Saturday, March 21, 2009

The Return Of Inflation

Back in December 2008, I wrote a post called "the coming return of inflation". Since inflation has in fact returned now, I will copy that post's name except for that part about "coming", as it has already come.

This week's news that the Fed will inflate at a much faster rate than previously announced seems to have actually been a statement of an already initiated policy. The Fed balance sheet expanded a full $163.7 billion to $2041.4 billion in the week to March 18, most of it in the form of mortgage backed securities and agency bonds on the asset side. This reverses some of the decline in the size of the balance sheet that we saw earlier in the year.

At the same time, money supply continues to expand rapidly. M2 expanded $39.8 billion to $8343.1 billion in the week to March 9, and is up 10.1% compared to 52 weeks earlier. Most of this increase came in the latest 26 weeks, with the annualized gain during that period being 17.8%. MZM meanwhile expanded $58.7 billion to $9505 billion during the same week. It is up 12% in the latest 52 weeks and up an annualized 17.8% in the latest 26 weeks.

This rapid increase in money supply is now finally starting to show up in prices, with the PPI being up 0.9% in the first two months of the year and the CPI 0.7%.

Different commodity price indexes show somewhat different increases, but they are all up several percent since their lows late last year. The Reuters Continuous Commodity index is for example up 11% from its November low, while the CRB spot index is up 4%. Oil, which briefly traded as low as $30 per barrel in December, closed at $52, an increase of more than 70%. Gold is up 32% from its October low of $720 per ounce.

The evidence is clear then that the significant monetary inflation is beginning to revive price inflation. And as monetary inflation continues, so will likely price inflation.


Blogger Henry said...

Inflation is going to get out of control ie it will overshoot and the authorities will not be able to rein the beast in.

The UK is in a particularly dangerous situation because of rising public expenditure due to welfare, falling tax revenues and falling production as businesses close. Political repercussions are probable, including civil unrest.

If the UK is lucky it will only experience late 1970s levels of inflation ie about 20% a year. It could be much worse. Hyperinflation remains a possibility and the IMF will not be able to bail the country out this time.

The British monetary authorities are being reckless to a degree that in any sanely ordered dispensation would be considered criminal.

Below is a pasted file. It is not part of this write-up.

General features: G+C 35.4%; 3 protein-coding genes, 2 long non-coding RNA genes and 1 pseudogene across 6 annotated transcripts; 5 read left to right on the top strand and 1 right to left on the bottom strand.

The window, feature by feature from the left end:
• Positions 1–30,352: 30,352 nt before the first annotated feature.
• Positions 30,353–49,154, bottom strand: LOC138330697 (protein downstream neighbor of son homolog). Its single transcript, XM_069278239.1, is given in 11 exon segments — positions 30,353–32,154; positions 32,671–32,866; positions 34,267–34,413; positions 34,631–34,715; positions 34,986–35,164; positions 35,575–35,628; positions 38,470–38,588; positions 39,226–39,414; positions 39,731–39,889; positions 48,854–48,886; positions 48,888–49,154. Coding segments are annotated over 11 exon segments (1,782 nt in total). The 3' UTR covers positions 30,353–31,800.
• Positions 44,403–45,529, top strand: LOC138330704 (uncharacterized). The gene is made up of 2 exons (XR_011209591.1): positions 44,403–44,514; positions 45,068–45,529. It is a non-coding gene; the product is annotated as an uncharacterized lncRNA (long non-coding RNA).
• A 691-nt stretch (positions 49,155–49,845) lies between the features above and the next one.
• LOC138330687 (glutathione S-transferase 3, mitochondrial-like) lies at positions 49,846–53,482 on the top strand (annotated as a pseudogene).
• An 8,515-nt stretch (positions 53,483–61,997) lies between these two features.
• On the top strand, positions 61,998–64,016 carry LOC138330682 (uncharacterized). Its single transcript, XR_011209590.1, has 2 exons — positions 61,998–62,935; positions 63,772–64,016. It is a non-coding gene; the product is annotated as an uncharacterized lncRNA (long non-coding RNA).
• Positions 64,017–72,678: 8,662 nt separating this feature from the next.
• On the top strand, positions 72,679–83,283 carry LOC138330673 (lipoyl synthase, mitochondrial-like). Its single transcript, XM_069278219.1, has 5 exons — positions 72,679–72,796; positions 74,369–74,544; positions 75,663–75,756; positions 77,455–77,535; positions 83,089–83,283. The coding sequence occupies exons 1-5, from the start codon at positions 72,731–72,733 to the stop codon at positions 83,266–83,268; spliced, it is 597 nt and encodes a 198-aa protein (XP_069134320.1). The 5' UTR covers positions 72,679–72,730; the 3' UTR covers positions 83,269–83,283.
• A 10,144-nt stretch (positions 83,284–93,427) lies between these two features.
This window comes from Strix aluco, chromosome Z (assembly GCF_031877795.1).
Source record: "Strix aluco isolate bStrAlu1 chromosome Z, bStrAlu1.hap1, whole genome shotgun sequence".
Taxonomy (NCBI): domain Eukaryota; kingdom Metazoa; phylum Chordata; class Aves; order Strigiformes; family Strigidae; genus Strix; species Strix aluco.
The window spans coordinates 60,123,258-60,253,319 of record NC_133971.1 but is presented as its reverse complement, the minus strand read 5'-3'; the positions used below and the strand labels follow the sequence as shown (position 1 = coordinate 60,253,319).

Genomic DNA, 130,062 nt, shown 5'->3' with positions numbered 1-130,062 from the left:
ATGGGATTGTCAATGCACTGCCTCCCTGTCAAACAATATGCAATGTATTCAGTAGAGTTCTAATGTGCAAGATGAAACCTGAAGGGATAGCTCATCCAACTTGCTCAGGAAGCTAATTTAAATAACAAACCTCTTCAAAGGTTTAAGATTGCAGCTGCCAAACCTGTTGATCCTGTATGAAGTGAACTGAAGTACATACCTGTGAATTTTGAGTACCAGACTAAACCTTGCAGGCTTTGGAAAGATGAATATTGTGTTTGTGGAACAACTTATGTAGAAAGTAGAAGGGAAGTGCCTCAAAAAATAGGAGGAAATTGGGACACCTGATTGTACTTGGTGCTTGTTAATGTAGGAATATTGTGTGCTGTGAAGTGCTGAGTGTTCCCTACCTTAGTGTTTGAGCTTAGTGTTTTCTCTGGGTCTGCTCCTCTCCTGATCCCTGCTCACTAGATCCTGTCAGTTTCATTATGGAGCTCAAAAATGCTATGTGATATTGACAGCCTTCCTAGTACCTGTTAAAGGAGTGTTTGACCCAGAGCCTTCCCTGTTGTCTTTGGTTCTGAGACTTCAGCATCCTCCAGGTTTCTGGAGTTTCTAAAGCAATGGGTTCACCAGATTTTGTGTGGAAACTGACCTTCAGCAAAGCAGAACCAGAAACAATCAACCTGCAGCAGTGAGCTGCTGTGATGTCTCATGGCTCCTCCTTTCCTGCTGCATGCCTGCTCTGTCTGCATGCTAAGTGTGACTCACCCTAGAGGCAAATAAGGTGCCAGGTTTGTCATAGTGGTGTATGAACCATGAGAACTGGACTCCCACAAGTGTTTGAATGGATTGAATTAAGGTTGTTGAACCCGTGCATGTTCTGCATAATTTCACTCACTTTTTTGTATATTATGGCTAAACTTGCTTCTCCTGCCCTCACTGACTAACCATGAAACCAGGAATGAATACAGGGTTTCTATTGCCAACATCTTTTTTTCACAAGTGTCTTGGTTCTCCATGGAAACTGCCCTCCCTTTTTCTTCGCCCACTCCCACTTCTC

12:26 AM  
Anonymous Anonymous said...

Stefan, there was a long discussion on your post "The Coming Return Of Inflation". Some of your arguments were:
"bank credit is expanding and not contracting (except relative the brief peak in late October that followed a 6% increase in bank credit in 6 weeks)"
but now we see that bank credit goes relatively stable in range 9760-9900 b$ in 2009, while it was in range 9880 - 9990 in Nov-Dec 2008
So we don't see expanding bank credit.
And as we see in latest reports Monetary Base stop growing since beginning of 2009. (growing monetary indicators was your another argument)

But you was right in main - now we already have seen small price inflation. And also we see inflation in stocks and commodities prices.

Do you think this would be a trend or deviation?
Are new initiatives of Bernanke enough to persuade households not to save the money, but to buy smth?

9:13 AM  
Blogger Wille said...

UK inflation up from 3% to 3.2% between January and February.
The reaction from most directions is shock.

In other news: Man shocked at 1+1 still equaling 2, and that an apple dropped will fall to the ground.

8:36 PM  
Blogger stefankarlsson said...

Jokeridze: I've always maintained that neither the monetary base nor bank credit are directly relevant. Their relevance is only indirect, which is to say, to what extent they influence money supply, which in turn is what matters for price inflation.

When I pointed out these errors, I only making a "matters of facts" correction as well as describing the cause of money supply movements.

As I described in this post, the monetary base/Fed balance sheet is again rising after a brief contraction, which will likely result in higher money supply growth, and as for bank credit, I described here why it has decoupled from money supply.

10:41 AM  

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